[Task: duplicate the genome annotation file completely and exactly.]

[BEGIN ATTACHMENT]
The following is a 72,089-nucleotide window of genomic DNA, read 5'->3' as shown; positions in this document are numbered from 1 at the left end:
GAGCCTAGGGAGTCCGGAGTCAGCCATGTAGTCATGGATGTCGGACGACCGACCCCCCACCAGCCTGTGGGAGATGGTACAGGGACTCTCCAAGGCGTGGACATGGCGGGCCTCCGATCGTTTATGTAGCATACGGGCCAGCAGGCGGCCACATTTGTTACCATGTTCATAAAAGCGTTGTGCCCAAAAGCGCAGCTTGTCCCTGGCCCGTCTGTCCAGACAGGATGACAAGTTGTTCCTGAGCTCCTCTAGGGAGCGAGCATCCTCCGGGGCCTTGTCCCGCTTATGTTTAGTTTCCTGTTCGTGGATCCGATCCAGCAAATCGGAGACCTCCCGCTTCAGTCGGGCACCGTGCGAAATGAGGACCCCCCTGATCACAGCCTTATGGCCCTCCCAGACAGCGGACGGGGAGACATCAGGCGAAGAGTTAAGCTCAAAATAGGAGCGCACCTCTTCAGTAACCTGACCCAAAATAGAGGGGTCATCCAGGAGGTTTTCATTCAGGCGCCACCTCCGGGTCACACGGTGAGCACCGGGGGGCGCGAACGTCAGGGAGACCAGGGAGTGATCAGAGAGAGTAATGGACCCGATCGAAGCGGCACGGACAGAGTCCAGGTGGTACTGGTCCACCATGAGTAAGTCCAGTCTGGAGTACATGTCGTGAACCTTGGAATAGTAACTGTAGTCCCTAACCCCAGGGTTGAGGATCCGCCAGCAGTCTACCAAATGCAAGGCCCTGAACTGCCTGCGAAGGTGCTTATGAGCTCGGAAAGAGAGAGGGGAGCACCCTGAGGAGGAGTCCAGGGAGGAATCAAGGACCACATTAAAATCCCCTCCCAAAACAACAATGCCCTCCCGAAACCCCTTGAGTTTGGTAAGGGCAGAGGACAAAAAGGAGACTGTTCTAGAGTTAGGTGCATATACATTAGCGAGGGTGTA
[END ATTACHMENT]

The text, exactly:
The following is a 72,089-nucleotide window of genomic DNA, read 5'->3' as shown; positions in this document are numbered from 1 at the left end:
GAGCCTAGGGAGTCCGGAGTCAGCCATGTAGTCATGGATGTCGGACGACCGACCCCCCACCAGCCTGTGGGAGATGGTACAGGGACTCTCCAAGGCGTGGACATGGCGGGCCTCCGATCGTTTATGTAGCATACGGGCCAGCAGGCGGCCACATTTGTTACCATGTTCATAAAAGCGTTGTGCCCAAAAGCGCAGCTTGTCCCTGGCCCGTCTGTCCAGACAGGATGACAAGTTGTTCCTGAGCTCCTCTAGGGAGCGAGCATCCTCCGGGGCCTTGTCCCGCTTATGTTTAGTTTCCTGTTCGTGGATCCGATCCAGCAAATCGGAGACCTCCCGCTTCAGTCGGGCACCGTGCGAAATGAGGACCCCCCTGATCACAGCCTTATGGCCCTCCCAGACAGCGGACGGGGAGACATCAGGCGAAGAGTTAAGCTCAAAATAGGAGCGCACCTCTTCAGTAACCTGACCCAAAATAGAGGGGTCATCCAGGAGGTTTTCATTCAGGCGCCACCTCCGGGTCACACGGTGAGCACCGGGGGGCGCGAACGTCAGGGAGACCAGGGAGTGATCAGAGAGAGTAATGGACCCGATCGAAGCGGCACGGACAGAGTCCAGGTGGTACTGGTCCACCATGAGTAAGTCCAGTCTGGAGTACATGTCGTGAACCTTGGAATAGTAACTGTAGTCCCTAACCCCAGGGTTGAGGATCCGCCAGCAGTCTACCAAATGCAAGGCCCTGAACTGCCTGCGAAGGTGCTTATGAGCTCGGAAAGAGAGAGGGGAGCACCCTGAGGAGGAGTCCAGGGAGGAATCAAGGACCACATTAAAATCCCCTCCCAAAACAACAATGCCCTCCCGAAACCCCTTGAGTTTGGTAAGGGCAGAGGACAAAAAGGAGACTGTTCTAGAGTTAGGTGCATATACATTAGCGAGGGTGTA